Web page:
Pathologic kidney specimen showing marked pallor of acute kidney injury pathophysiology pdf cortex, contrasting to the darker areas of surviving medullary tissue. The patient died with acute kidney injury.
AKI is diagnosed on the basis of characteristic laboratory findings, such as elevated blood urea nitrogen and creatinine, or inability of the kidneys to produce sufficient amounts of urine. AKI may lead to a number of complications, including metabolic acidosis, high potassium levels, uremia, changes in body fluid balance, and effects on other organ systems, including death. People who have experienced AKI may have an increased risk of chronic kidney disease in the future.
Management includes treatment of the underlying cause and supportive care, such as renal replacement therapy. The clinical picture is often dominated by the underlying cause. The symptoms of acute kidney injury result from the various disturbances of kidney function that are associated with the disease. Accumulation of urea and other nitrogen-containing substances in the bloodstream lead to a number of symptoms, such as fatigue, loss of appetite, headache, nausea and vomiting.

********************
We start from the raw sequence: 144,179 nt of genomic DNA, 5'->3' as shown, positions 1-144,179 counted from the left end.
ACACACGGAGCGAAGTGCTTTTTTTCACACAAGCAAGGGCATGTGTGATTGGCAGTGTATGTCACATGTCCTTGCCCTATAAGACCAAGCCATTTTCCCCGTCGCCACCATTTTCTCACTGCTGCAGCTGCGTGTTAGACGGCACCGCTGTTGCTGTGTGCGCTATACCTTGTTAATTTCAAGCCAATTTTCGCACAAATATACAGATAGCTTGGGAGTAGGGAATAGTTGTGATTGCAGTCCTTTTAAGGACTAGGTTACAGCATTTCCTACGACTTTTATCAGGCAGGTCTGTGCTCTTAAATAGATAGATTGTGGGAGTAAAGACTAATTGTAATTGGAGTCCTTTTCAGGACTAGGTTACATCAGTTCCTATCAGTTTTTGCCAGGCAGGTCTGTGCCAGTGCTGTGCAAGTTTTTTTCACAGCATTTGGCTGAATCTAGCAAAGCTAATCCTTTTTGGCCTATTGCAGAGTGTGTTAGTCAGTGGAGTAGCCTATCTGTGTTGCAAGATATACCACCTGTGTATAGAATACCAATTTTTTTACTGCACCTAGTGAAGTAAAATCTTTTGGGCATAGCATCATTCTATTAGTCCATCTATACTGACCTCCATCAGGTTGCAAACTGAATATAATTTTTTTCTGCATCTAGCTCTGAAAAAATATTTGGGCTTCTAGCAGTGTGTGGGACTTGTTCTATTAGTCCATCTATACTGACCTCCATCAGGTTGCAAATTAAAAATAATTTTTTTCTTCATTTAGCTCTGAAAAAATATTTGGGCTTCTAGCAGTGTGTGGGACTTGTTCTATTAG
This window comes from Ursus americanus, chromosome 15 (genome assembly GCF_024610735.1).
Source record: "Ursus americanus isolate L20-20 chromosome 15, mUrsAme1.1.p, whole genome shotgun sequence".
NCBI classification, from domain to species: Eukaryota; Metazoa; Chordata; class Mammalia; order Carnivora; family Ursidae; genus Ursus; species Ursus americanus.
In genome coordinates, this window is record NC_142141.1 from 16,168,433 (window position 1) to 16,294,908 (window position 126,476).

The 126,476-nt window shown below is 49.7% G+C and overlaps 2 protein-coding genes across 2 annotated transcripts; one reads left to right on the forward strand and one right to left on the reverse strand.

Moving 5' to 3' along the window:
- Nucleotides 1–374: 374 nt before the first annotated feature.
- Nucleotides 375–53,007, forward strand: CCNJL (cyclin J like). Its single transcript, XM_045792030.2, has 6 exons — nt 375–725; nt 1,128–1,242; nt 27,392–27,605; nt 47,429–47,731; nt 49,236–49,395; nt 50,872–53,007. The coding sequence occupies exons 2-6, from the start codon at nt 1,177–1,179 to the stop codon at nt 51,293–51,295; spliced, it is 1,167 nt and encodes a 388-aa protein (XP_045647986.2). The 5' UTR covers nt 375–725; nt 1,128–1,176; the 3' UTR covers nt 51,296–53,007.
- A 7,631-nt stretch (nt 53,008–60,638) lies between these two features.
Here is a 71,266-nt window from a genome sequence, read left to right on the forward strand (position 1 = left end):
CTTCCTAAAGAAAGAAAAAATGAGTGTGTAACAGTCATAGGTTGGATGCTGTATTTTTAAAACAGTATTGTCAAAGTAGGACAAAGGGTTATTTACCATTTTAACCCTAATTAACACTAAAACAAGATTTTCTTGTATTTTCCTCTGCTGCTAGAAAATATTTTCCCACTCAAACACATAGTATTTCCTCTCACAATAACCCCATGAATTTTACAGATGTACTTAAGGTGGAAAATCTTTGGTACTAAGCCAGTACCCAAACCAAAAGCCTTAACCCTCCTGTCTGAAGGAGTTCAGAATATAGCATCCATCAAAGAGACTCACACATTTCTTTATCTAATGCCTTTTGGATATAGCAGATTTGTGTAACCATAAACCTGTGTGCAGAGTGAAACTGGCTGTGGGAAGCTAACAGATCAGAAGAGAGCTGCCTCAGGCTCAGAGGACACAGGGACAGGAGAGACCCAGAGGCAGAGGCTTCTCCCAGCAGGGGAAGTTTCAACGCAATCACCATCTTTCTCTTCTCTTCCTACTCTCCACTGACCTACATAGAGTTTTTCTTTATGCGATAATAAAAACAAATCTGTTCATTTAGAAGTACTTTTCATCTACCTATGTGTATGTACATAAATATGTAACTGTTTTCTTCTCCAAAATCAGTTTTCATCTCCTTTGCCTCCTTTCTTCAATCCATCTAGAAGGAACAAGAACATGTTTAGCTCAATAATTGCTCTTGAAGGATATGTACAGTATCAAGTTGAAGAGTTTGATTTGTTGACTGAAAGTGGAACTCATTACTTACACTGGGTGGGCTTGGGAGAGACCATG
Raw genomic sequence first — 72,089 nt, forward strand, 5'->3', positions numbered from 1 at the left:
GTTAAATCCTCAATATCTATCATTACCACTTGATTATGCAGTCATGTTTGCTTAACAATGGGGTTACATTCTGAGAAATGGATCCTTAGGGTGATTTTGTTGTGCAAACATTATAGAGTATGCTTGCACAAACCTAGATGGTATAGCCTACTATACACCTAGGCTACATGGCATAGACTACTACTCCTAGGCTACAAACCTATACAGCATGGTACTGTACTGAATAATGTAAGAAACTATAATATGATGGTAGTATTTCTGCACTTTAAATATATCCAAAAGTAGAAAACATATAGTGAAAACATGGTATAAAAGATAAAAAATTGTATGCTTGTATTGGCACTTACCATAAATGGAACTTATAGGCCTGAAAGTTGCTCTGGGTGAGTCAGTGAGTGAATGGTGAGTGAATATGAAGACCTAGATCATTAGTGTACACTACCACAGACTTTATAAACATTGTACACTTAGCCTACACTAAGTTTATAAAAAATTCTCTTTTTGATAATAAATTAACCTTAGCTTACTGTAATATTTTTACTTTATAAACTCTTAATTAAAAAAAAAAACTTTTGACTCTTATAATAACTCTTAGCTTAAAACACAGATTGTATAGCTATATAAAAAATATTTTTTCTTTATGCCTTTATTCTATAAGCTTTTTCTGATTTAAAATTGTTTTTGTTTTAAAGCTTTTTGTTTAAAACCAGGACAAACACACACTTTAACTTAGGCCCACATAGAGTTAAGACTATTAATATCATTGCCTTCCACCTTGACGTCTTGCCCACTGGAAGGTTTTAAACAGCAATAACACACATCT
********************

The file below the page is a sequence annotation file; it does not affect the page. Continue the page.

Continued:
Marked increases in the potassium level can lead to abnormal heart rhythms, which can be severe and life-threatening. Fluid balance is frequently affected, though blood pressure can be high, low or normal.
If the kidney injury is the result of dehydration, there may be thirst as well as evidence of fluid depletion on physical examination. Acute kidney injury is diagnosed on the basis of clinical history and laboratory data. AKI often occurs due to multiple processes. The most common cause is dehydration and sepsis combined with nephrotoxic drugs, especially following surgery or contrast agents.